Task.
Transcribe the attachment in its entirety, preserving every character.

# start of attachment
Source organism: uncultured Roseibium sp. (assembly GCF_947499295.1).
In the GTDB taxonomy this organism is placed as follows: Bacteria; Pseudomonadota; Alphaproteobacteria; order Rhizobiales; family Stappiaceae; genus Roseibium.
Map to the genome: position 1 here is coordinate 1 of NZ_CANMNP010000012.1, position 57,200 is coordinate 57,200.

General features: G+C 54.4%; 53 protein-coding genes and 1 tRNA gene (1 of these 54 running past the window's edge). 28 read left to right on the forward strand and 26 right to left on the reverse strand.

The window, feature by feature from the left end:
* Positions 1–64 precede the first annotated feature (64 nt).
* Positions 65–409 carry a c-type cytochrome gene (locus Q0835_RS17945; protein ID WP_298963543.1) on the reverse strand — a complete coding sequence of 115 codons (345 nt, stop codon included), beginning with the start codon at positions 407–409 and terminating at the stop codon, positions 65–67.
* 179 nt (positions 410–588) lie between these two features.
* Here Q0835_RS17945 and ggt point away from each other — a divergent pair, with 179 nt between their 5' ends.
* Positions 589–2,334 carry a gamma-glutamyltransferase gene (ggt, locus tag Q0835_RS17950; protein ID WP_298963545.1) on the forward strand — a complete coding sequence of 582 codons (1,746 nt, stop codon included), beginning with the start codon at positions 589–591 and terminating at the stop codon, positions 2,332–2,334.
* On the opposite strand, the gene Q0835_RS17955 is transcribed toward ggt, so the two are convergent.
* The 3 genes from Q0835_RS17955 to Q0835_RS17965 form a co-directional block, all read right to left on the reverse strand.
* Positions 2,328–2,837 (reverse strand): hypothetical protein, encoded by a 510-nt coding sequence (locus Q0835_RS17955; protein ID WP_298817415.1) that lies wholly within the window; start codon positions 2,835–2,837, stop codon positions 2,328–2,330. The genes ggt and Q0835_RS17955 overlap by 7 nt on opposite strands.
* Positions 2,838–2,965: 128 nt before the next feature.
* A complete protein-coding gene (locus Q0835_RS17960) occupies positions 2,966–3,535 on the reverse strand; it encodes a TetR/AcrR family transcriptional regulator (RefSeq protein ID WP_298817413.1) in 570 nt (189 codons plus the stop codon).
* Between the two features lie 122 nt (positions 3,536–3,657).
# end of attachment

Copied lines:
Source organism: uncultured Roseibium sp. (assembly GCF_947499295.1).
In the GTDB taxonomy this organism is placed as follows: Bacteria; Pseudomonadota; Alphaproteobacteria; order Rhizobiales; family Stappiaceae; genus Roseibium.
Map to the genome: position 1 here is coordinate 1 of NZ_CANMNP010000012.1, position 57,200 is coordinate 57,200.

General features: G+C 54.4%; 53 protein-coding genes and 1 tRNA gene (1 of these 54 running past the window's edge). 28 read left to right on the forward strand and 26 right to left on the reverse strand.

The window, feature by feature from the left end:
* Positions 1–64 precede the first annotated feature (64 nt).
* Positions 65–409 carry a c-type cytochrome gene (locus Q0835_RS17945; protein ID WP_298963543.1) on the reverse strand — a complete coding sequence of 115 codons (345 nt, stop codon included), beginning with the start codon at positions 407–409 and terminating at the stop codon, positions 65–67.
* 179 nt (positions 410–588) lie between these two features.
* Here Q0835_RS17945 and ggt point away from each other — a divergent pair, with 179 nt between their 5' ends.
* Positions 589–2,334 carry a gamma-glutamyltransferase gene (ggt, locus tag Q0835_RS17950; protein ID WP_298963545.1) on the forward strand — a complete coding sequence of 582 codons (1,746 nt, stop codon included), beginning with the start codon at positions 589–591 and terminating at the stop codon, positions 2,332–2,334.
* On the opposite strand, the gene Q0835_RS17955 is transcribed toward ggt, so the two are convergent.
* The 3 genes from Q0835_RS17955 to Q0835_RS17965 form a co-directional block, all read right to left on the reverse strand.
* Positions 2,328–2,837 (reverse strand): hypothetical protein, encoded by a 510-nt coding sequence (locus Q0835_RS17955; protein ID WP_298817415.1) that lies wholly within the window; start codon positions 2,835–2,837, stop codon positions 2,328–2,330. The genes ggt and Q0835_RS17955 overlap by 7 nt on opposite strands.
* Positions 2,838–2,965: 128 nt before the next feature.
* A complete protein-coding gene (locus Q0835_RS17960) occupies positions 2,966–3,535 on the reverse strand; it encodes a TetR/AcrR family transcriptional regulator (RefSeq protein ID WP_298817413.1) in 570 nt (189 codons plus the stop codon).
* Between the two features lie 122 nt (positions 3,536–3,657).